Light in the Dark
I have never liked basements, especially unfinished ones. They can be dark, musty, and every sound is amplified as it echoes off of the concrete and empty spaces. I will go down into a basement when I need to, but as a child I dreaded having to go by myself. At my grandparents’ house in Colorado, I would brave the basement so that I could go sit and play their piano, but as soon as I was finished, I would race up the stairs as quickly as I could. Something about being down there by myself set me on edge, even though I loved to play down there with my brother and my cousins any other time.
But, there was one basement that I really didn’t like. It was the unfinished basement in one of the houses I lived in growing up. Eventually my dad finished that basement, but before he did, all that was down there were the furnace, water heater, and water softener, and a single stall shower. It was like a horror movie basement. It was noisy as the furnace would fire up, and it echoed like crazy. Needless to say, I never went down there by myself, and fortunately I never needed to.
Until one day when I had walked home after school – I think I was in high school – and my mom called to ask if I would get something out of the basement so that it would be ready when she got home. I opened the door to the top of the stairs, and started to go down. The door, which never really liked to stay open, closed a little bit behind me, and I felt like Kevin McAllister probably felt as he braved the basement to do a load of laundry in the movie Home Alone.
I got down into the basement, walked over to get what my mom had asked for, and the power went out. No kidding. I stood there in the dark, terrified, and I couldn’t see my way back to the stairs. In the darkness, I couldn’t see the little bit of light coming through the basement window. I couldn’t see how to get to the stairs. I was stuck. My eyes adjusted a little bit, and I tried to feel my way through the darkness to a wall, but eventually the lights came back on, and I ran up the stairs as quickly as I could.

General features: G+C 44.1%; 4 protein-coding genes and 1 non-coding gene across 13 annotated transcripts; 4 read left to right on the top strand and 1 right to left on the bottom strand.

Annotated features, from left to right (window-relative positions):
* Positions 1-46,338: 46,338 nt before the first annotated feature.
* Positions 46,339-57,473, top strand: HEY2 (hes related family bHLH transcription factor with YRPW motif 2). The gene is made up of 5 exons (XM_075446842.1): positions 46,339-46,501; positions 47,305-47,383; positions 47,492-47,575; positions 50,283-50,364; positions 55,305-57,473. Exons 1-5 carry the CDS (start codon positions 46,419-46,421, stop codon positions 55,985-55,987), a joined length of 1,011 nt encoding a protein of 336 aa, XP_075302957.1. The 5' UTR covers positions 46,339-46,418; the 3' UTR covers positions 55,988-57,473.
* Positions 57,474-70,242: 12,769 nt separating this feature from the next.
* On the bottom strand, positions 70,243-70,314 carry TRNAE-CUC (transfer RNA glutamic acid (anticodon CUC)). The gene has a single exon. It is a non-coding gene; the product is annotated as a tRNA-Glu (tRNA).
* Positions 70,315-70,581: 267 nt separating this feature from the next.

Advent – this season of waiting – takes place as we come to the darkest point of the year. Every day we lose a little more light. We feel tired earlier, and have a harder time getting out of bed in the morning. Sometimes the darkness comes so early that it takes us by surprise, even though we know this is how the month of December is – progressively darker every day. Each week, we light another candle; we add light to our wreath as we head toward the day with the least amount of light. We eagerly await the night when all candles are lit, our season of waiting is over, and the days get longer and brighter.
Isaiah 60 begins with this beloved verse: “Arise, shine; for your light has come, and the glory of the Lord has risen upon you.”
Your light has come. We know this is true in the person of Jesus. We know that two thousand years ago, our light did come, and the truth of his coming continues to have an impact on us here and now. But, on the dark nights when the light seems far away, it is hard for us to see the light and to feel embraced in its warmth. In these difficult times when the light of Christ seems far away, sometimes all we can see is the darkness. And in that darkness, we can feel alone and afraid.
We know the truth of verse 1 – that the light has come – but on far too many days,we live the present reality of verse 2: “For darkness shall cover the earth, and thick darkness the peoples.” We don’t even need to name what’s been happening in the news, or in our lives, or in the world because each of us knows what it is like to be covered in darkness. The darkness we experience is sometimes so thick that we feel immobilized by it. And we ask God where the light is.We plead for just a little light to see by.
The second part of verse 2 speaks this promise into the darkness we experience: “but the Lord will arise upon you, and his glory will appear over you.” The light has come, the darkness will cover us, but we are not left alone in it. The glory of the Lord will appear over us, and while it might seem like we are waiting in darkness for an eternity, we look with hope for the little bits of light that get in through the brokenness.